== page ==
OK, here’s a confession: Between watching the Food Network; tasting our way through the wine store and the olive oil shop; going to to dinner (or brunch, or lunch, or tapas) with friends, we spend way too much time thinking about food. And we do it even more when we travel: quiz our food-obsessed friends, devour food blogs and investigate chefs and openings. We’ve planned trips around restaurant openings or a certain food craving. Do you do the same thing? Consider a food-focused honeymoon; after all, you no longer have to fit into that dress or suit.
You can’t go wrong with food anywhere in Italy; that’s a fact. It’s a simplification to say it, but the cuisines changes as you move through the country, from heartier pastas and cured meats in the northern Piedmont district to lighter citrus-spiked seafood in the South. We love it all, but for pure ease and beauty, there’s nothing like Tuscany. One of our favorite trips ever was a week in Florence indulging in art and bistecca alla Florentine, followed by a stay in a Tuscan villa, riding horses down Roman-era paths and sipping wine from nearby hill towns.
Foodies the world over mourned last year when El Bulli closed its doors. But rest assured, Spain is still a culinary capital, with Michelin donning the coveted three stars to eight restaurants in 2014. Ferran Adria’s brother is winning raves with his new cocktail spot on Barcelona, and David Munoz’ DiverXO is winning over El Bulli’s high profile. But it’s not just the food we love there, but the way it’s approached: slowly, as something to be savored and admired over the course of an entire evening rather than gulped down in a hurry.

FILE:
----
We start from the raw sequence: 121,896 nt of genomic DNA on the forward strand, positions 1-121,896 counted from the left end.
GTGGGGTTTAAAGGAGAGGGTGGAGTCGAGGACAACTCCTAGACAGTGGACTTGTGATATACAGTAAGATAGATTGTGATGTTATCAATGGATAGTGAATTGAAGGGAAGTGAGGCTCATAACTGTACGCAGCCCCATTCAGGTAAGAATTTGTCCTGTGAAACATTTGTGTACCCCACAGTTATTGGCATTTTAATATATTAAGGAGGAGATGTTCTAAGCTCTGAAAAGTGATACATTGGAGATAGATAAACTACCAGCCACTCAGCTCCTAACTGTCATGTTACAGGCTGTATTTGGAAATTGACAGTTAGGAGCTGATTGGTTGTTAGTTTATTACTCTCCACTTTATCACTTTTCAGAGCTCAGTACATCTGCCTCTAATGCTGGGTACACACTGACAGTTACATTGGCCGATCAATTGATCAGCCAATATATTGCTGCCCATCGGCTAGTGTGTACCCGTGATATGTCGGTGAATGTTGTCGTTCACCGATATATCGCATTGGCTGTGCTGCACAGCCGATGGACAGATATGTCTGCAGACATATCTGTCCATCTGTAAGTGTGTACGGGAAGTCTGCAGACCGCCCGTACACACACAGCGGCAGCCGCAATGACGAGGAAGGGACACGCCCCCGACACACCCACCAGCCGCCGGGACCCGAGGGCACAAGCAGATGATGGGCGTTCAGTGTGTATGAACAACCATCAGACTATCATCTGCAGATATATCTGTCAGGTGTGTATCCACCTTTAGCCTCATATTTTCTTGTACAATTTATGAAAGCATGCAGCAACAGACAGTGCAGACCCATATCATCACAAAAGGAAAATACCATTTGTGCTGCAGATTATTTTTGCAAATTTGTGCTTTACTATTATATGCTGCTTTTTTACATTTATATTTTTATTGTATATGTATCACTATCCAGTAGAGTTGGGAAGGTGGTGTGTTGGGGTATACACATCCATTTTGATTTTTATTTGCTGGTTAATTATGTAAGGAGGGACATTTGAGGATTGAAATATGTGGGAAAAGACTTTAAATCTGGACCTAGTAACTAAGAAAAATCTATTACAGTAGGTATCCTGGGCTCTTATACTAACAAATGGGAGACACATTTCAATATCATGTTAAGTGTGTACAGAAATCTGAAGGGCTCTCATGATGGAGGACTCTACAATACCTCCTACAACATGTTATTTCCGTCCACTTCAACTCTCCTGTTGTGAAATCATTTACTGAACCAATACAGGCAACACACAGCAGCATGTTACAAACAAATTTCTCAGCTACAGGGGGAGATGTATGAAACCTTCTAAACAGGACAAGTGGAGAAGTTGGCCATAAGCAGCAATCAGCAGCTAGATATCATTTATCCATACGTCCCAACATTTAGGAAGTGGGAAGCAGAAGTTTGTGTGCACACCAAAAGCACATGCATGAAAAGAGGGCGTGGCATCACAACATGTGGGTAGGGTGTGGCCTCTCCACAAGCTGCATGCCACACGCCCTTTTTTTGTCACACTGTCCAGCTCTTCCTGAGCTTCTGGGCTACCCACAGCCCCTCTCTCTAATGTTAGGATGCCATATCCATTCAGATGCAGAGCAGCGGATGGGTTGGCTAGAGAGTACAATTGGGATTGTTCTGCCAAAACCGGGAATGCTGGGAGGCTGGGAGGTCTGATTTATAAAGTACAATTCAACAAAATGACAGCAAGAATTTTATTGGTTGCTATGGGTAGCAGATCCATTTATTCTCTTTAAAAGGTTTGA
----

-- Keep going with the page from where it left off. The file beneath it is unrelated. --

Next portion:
You have to love a city like Tokyo, where one of country’s most acclaimed chefs still works out of a tiny shop in a subway station. (If you haven’t yet seen Jiro Dreams of Sushi, netflix it asap.) For foodies, there is no other country like Japan. Tokyo is home to some of the world’s most expensive restaurants, as well as a vibrant street-food scene with tasty ramen, yakitori and takoyaki, best savored with a guide who knows the best spots. Follow up with some quiet days in Kyoto, and beach time in the Okinawa islands.
Most countries have a signature dish or cuisine style, but here? Our melting-pot culture is most evident in our food, which is as diverse as our geography. One of our favorite trips ever was a three-week drive through Louisiana’s Cajun country, eating crawfish, boudin and andouille at five-stars and dives all along the way. There’s fresh farm-to-table in California wine country, chile-spiced Tex-Mex in the Southwest, grits and gravy in the Deep South, lobster and whoopie pies in Maine, deep-dish and steak houses in Chicago. And don’t even get us started on barbecue, where chef cook-offs across the country fight over the merits of rubs vs sauce, and mustard-based vs tomato-based. Pick a flavor, book a car — and bring your stretchy pants!